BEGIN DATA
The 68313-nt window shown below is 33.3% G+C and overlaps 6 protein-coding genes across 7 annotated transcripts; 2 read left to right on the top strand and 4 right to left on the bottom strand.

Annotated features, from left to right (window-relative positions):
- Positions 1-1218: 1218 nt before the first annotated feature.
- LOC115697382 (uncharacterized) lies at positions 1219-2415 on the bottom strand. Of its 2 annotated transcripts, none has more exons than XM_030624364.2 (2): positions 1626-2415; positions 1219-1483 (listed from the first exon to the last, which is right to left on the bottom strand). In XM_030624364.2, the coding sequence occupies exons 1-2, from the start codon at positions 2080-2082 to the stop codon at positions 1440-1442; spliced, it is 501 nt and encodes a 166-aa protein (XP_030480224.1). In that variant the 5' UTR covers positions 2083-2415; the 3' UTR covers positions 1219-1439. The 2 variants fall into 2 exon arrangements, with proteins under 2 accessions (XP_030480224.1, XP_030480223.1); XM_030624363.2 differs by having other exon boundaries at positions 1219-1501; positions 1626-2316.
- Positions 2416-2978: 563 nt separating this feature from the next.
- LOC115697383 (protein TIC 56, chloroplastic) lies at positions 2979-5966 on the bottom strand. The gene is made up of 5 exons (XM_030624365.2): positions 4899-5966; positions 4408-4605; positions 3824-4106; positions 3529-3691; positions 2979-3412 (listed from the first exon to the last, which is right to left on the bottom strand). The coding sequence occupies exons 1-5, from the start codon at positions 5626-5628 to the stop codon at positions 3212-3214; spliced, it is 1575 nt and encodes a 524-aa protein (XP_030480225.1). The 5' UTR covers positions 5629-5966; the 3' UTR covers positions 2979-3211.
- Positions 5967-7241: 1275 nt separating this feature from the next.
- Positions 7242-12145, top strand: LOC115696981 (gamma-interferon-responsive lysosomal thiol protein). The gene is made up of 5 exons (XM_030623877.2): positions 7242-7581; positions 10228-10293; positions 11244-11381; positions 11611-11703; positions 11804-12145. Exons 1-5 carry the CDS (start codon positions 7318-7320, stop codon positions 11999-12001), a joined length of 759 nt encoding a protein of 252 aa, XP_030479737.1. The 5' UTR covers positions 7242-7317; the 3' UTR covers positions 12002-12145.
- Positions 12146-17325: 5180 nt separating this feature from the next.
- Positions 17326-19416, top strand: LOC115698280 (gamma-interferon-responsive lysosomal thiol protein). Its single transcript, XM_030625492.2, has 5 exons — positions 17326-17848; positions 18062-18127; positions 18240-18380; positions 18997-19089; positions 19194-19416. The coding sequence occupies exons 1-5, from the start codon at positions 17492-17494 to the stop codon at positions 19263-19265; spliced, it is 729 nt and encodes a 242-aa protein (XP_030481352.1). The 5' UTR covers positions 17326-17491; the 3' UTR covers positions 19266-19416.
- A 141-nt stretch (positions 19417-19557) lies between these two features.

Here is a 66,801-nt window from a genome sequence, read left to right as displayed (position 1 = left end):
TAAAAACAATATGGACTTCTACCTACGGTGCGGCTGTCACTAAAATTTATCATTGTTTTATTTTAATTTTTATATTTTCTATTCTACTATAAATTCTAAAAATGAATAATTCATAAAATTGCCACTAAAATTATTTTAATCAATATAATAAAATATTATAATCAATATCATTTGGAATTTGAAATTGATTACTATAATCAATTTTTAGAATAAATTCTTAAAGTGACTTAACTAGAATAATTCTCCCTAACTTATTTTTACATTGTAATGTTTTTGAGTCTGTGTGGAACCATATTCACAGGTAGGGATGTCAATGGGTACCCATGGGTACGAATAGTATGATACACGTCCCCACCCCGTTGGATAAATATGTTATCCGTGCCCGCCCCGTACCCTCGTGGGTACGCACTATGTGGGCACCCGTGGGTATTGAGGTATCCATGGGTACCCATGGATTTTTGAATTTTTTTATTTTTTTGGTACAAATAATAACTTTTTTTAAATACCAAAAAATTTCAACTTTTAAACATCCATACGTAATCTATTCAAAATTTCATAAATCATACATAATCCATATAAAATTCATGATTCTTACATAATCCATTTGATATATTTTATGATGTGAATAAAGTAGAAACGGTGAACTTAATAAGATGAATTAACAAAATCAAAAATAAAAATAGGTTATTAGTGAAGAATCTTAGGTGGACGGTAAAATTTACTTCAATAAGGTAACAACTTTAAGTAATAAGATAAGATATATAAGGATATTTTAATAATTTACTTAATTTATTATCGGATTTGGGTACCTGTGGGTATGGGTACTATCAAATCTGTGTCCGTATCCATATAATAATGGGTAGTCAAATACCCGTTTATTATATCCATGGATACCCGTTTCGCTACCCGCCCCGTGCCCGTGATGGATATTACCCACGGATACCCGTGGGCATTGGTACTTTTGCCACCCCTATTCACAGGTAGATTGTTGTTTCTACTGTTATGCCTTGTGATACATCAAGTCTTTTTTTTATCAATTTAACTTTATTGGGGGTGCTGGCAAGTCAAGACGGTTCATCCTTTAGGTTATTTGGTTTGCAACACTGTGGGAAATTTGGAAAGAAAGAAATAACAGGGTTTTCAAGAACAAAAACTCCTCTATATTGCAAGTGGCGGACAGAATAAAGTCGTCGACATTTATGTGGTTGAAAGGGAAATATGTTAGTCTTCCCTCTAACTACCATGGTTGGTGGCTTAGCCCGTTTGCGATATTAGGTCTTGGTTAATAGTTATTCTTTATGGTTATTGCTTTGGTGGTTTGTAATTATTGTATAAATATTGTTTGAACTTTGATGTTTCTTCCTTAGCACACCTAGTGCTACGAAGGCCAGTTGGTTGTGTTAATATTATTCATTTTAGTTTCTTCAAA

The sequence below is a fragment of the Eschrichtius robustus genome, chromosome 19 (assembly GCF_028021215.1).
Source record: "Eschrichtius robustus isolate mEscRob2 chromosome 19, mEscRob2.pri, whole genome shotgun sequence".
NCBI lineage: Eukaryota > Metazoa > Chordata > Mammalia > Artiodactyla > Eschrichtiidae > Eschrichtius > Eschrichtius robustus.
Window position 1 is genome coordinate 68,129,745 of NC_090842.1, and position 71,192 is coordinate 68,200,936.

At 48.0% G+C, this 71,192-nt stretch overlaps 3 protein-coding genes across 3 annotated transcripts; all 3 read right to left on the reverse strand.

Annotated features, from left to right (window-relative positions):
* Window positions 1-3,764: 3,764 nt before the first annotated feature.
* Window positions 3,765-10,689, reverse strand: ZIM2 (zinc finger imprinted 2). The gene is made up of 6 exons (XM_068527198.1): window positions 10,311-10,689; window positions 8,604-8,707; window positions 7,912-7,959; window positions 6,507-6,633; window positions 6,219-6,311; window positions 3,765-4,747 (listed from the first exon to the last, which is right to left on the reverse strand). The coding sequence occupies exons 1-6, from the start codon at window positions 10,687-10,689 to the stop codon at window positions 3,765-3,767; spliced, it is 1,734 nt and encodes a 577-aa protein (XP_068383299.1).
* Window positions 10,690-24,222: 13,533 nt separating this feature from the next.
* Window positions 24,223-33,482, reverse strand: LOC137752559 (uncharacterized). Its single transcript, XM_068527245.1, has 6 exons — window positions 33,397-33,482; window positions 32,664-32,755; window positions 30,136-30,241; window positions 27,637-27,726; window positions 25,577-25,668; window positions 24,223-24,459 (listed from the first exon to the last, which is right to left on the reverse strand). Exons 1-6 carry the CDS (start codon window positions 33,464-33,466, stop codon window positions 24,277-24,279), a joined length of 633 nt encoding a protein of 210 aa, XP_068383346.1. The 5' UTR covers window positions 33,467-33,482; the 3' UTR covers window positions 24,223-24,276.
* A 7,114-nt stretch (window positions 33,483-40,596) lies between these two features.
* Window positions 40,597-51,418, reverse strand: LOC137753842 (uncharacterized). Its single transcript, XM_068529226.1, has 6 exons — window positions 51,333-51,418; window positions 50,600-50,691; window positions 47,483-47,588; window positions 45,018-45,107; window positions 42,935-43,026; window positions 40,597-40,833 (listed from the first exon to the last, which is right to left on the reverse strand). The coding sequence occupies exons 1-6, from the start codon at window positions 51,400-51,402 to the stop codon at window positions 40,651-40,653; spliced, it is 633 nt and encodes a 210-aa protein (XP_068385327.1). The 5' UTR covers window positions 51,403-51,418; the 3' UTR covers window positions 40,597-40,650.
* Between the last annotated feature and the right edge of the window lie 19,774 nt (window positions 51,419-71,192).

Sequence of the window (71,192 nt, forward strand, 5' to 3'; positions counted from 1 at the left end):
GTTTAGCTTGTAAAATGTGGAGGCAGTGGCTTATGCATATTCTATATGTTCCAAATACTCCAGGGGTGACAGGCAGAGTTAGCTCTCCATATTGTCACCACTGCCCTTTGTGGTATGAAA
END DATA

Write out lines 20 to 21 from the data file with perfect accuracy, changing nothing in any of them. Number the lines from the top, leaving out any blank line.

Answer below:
* Window positions 1-3,764: 3,764 nt before the first annotated feature.
* Window positions 3,765-10,689, reverse strand: ZIM2 (zinc finger imprinted 2). The gene is made up of 6 exons (XM_068527198.1): window positions 10,311-10,689; window positions 8,604-8,707; window positions 7,912-7,959; window positions 6,507-6,633; window positions 6,219-6,311; window positions 3,765-4,747 (listed from the first exon to the last, which is right to left on the reverse strand). The coding sequence occupies exons 1-6, from the start codon at window positions 10,687-10,689 to the stop codon at window positions 3,765-3,767; spliced, it is 1,734 nt and encodes a 577-aa protein (XP_068383299.1).